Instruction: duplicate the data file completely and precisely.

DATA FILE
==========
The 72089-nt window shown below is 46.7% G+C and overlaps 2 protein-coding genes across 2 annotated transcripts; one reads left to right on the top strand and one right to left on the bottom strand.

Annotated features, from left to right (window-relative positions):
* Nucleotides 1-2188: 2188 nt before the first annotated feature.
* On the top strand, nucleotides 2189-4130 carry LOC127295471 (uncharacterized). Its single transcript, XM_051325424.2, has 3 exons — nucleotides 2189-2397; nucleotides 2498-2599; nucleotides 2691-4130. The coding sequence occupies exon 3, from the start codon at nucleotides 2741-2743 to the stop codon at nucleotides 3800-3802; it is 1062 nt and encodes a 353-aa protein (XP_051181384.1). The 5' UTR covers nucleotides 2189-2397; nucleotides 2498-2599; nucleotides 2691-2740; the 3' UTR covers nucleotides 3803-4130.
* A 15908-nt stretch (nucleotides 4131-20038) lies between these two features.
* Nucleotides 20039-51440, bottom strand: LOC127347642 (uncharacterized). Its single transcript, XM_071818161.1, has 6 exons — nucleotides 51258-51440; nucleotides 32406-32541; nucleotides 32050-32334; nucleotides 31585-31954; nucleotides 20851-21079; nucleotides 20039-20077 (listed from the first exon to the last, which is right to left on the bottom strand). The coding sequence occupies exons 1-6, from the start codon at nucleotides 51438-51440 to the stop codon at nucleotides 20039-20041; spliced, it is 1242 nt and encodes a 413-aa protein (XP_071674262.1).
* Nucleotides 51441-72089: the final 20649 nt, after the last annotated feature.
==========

The 72089-nt window shown below is 46.7% G+C and overlaps 2 protein-coding genes across 2 annotated transcripts; one reads left to right on the top strand and one right to left on the bottom strand.

Annotated features, from left to right (window-relative positions):
* Nucleotides 1-2188: 2188 nt before the first annotated feature.
* On the top strand, nucleotides 2189-4130 carry LOC127295471 (uncharacterized). Its single transcript, XM_051325424.2, has 3 exons — nucleotides 2189-2397; nucleotides 2498-2599; nucleotides 2691-4130. The coding sequence occupies exon 3, from the start codon at nucleotides 2741-2743 to the stop codon at nucleotides 3800-3802; it is 1062 nt and encodes a 353-aa protein (XP_051181384.1). The 5' UTR covers nucleotides 2189-2397; nucleotides 2498-2599; nucleotides 2691-2740; the 3' UTR covers nucleotides 3803-4130.
* A 15908-nt stretch (nucleotides 4131-20038) lies between these two features.
* Nucleotides 20039-51440, bottom strand: LOC127347642 (uncharacterized). Its single transcript, XM_071818161.1, has 6 exons — nucleotides 51258-51440; nucleotides 32406-32541; nucleotides 32050-32334; nucleotides 31585-31954; nucleotides 20851-21079; nucleotides 20039-20077 (listed from the first exon to the last, which is right to left on the bottom strand). The coding sequence occupies exons 1-6, from the start codon at nucleotides 51438-51440 to the stop codon at nucleotides 20039-20041; spliced, it is 1242 nt and encodes a 413-aa protein (XP_071674262.1).
* Nucleotides 51441-72089: the final 20649 nt, after the last annotated feature.